Washington,DC - There is a special mythos to ending a war on the “eleventh hour of the eleventh day of the eleventh month” that has clung to societal memories.
Some years it has been a grind-through-it event, when we were deeply engaged in other wars. One doubts that in the midst of World War II there was much attention paid to “Armistice Day” when the Great War had proved only a precursor to another greater one.
And during my boyhood, U.S. citizens were still celebrating “V-E” and “V-J” day proclaiming the victories in Europe and against Japan. “Armistice” Day had not yet morphed into “Veterans” Day.
Nor did U.S. citizens pay much attention to commemorating previous victorious wars when struggling through the sloughs of Korea and then Vietnam.
It has only been since the 9/11 attacks that U.S. citizens have paid greater attention to Veterans Day as more than another federal holiday during which to do some pre-Christmas shopping. Psychologically, we strongly needed to counter 9/11 terrorism and support the troops that we recognized were the “few” doing a hard, nasty job in far away lands. Offering them admiring speeches was the least we could do.
But the 2014 Veterans Day projects a different feeling. We had hoped it would be an implicit end to the long commitments in Afghanistan and Iraq—and willing to celebrate it with a sigh of relief. However, now it appears to be an entr’acte or intermission between rounds of brutal, extended combat for the indefinite future.
U.S. engagement in Iraq and Syria (and Canadian commitments in Iraq) conveys the déjà vu all-over-again impression that such is only the tip of the spear. The “no boots on the ground” mantra supposedly guiding President Obama’s Iraq-Syria policy looks increasingly tenuous. Those additional 1,500 troops, pushing U.S. military presence over 3,000, will ultimately be recognized as advisor-trainers who go to the field with their “pupils” to provide inter alia targeting information.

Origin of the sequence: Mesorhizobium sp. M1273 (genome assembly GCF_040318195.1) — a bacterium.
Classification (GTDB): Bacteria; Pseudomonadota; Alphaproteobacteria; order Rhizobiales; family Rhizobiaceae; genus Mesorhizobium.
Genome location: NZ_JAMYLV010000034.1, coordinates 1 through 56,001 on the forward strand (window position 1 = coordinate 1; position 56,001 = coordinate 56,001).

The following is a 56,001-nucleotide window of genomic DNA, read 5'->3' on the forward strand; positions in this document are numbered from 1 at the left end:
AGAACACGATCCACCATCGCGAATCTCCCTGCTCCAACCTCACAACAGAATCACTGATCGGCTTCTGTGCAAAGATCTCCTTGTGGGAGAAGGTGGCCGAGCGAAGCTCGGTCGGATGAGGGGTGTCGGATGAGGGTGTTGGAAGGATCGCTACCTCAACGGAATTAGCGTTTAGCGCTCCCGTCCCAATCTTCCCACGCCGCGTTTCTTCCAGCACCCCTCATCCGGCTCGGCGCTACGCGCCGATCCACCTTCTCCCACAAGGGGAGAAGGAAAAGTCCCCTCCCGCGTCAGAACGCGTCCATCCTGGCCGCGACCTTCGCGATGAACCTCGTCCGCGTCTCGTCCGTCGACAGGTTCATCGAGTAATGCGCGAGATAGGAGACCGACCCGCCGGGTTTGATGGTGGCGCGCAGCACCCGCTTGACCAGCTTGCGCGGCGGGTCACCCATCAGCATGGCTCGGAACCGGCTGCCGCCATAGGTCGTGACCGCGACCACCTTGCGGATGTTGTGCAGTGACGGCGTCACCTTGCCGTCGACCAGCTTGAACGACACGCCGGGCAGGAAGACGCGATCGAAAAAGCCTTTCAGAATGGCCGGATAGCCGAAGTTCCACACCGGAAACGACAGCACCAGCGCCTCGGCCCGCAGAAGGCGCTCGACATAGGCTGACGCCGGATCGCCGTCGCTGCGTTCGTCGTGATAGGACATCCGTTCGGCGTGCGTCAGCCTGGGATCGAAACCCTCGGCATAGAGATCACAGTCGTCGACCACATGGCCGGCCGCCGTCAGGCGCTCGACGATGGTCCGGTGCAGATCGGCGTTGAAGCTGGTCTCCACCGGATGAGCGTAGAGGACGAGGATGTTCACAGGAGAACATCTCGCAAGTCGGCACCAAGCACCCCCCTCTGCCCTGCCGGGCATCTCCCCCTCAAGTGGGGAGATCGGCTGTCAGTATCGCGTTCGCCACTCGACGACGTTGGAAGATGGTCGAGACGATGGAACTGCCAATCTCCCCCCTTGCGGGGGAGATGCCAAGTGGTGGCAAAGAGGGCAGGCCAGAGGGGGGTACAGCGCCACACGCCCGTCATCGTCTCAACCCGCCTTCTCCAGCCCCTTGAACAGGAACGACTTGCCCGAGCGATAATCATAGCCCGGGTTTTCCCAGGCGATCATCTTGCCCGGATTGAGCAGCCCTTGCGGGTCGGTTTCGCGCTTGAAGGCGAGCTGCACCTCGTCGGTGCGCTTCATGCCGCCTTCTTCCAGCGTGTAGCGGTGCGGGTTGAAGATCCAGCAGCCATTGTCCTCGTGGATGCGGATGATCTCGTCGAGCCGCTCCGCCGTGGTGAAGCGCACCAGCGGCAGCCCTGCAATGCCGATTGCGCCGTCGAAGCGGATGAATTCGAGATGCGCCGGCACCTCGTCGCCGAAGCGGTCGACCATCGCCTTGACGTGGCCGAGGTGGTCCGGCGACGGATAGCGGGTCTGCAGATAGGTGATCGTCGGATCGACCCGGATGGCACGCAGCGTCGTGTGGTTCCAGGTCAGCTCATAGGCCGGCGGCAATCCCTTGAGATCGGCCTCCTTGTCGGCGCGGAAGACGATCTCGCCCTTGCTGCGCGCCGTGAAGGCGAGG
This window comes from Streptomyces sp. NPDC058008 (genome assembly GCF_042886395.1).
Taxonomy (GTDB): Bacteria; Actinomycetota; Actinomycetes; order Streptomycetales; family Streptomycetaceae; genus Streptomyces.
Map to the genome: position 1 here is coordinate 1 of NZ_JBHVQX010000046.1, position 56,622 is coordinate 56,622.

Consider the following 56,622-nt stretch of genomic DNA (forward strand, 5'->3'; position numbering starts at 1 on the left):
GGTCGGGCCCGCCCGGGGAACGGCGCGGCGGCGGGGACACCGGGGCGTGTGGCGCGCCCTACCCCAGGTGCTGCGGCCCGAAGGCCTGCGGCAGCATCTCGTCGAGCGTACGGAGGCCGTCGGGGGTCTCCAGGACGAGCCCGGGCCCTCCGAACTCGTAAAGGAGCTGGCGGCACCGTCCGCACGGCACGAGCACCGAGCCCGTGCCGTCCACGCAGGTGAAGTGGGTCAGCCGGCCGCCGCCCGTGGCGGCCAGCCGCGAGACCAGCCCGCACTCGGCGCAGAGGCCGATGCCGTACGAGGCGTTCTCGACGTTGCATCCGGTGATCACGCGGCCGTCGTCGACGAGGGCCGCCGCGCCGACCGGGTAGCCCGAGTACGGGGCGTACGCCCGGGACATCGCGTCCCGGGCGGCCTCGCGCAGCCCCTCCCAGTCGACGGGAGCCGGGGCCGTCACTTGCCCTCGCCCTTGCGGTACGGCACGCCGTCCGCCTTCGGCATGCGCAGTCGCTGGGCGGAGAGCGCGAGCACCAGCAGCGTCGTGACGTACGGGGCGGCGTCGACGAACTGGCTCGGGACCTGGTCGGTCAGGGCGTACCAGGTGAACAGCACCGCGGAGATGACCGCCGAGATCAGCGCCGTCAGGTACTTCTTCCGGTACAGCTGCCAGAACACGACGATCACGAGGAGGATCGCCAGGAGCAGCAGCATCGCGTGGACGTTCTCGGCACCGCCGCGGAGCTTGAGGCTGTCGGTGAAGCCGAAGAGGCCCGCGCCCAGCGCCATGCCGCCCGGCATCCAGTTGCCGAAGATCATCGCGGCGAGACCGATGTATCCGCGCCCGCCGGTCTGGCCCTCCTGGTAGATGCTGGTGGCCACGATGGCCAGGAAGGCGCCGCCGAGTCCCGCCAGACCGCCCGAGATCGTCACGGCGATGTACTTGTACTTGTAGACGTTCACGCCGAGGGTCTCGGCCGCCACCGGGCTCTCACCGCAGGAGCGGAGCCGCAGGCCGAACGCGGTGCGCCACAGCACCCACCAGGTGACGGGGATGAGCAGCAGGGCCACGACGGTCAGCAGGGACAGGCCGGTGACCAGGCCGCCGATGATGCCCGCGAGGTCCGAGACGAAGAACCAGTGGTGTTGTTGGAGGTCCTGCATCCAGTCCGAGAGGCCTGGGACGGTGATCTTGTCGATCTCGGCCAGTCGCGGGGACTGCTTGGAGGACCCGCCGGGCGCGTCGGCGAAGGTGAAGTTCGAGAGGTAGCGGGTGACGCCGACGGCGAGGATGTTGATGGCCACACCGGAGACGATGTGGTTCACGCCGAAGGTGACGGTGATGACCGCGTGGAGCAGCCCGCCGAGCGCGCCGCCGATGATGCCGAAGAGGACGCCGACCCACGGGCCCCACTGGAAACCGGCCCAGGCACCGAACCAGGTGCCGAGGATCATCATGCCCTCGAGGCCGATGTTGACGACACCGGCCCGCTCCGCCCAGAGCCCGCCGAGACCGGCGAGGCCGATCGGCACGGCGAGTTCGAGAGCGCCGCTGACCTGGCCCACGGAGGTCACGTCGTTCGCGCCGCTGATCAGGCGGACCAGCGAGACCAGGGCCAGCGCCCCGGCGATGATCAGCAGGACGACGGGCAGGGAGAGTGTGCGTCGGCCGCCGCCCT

So for 2014’s Veterans Day, Washington was virtually in lock down. Ostensibly, the closure of much of Mall-connecting roads was driven by the massive “Concert for Valor” designed to include a three-hour evening medley of patriotic and personal favorites from individuals/groups such as Eminem, Bruce Springsteen, Metallica, and Rihanna. Totally dominating the Mall, organizers projected crowds upwards of 800,000. One can also believe that Washington security officials were not unhappy that a massive security presence might deter terrorist action.
Attending Remembrance Day ceremonies at the Canadian Embassy was oddly different. Security was present, but not ubiquitously omnipresent. It was a perfectly beautiful sunny autumn day with temperatures ranging above 50 degree Fahrenheit. Indeed, it reflected the entr’acte mood as a crescendo of early winter temperatures will fill the rest of the week (having already given Canada a taste of Alaska storms). The scripted ritual of a traditional politico-military ceremony (the non-Canadian audience was overwhelmingly from the U.S. armed forces and foreign military attaché cadre of Washington’s embassies) was comforting: Canadian and British national anthems; a reading of the origins of Remembrance Day and the wearing of poppies; two minutes of silence; and John McCrae’s iconic poem “In Flanders Fields.”
Looming in the background for Canadians (and the reported massive 50,000 crowd in Ottawa) was the reality of domestic terrorism with the separate killings of two Canadian soldiers by Islamic-inspired fanatics. As the embassy chargé (speaking in the inexplicable absence of Ambassador Doer) noted, it was not just the brutality of the assaults but the deliberate attack on the seat of government epitomizing Canadian values. We are already remembering what is in the offing for tomorrow.
As an ancien combatant with two young grandsons, one would wish it not to be—while anticipating that it will be so.
Thus it was also appropriate that remembrance poppies were universally worn at the embassy commemoration. In today’s terms, it is almost impossible to conceive of the circumstances that resulted in 888,246 Commonwealth deaths in World War I—the figure memorialized in ceramic poppies in London. Once the epitome of U.S. Veterans Day ceremonies sold by soldiers from local chapters of the American Legion and Veterans of Foreign Wars, one could almost believe the poppy fields have been sprayed with herbicide, so few of them are visible.
I have saved my poppy for future Remembrance Days.
David Jones is a former U.S. political counsellor who worked at the U.S. Embassy in Ottawa from 1992-96.
(Originally published in the Hill Times)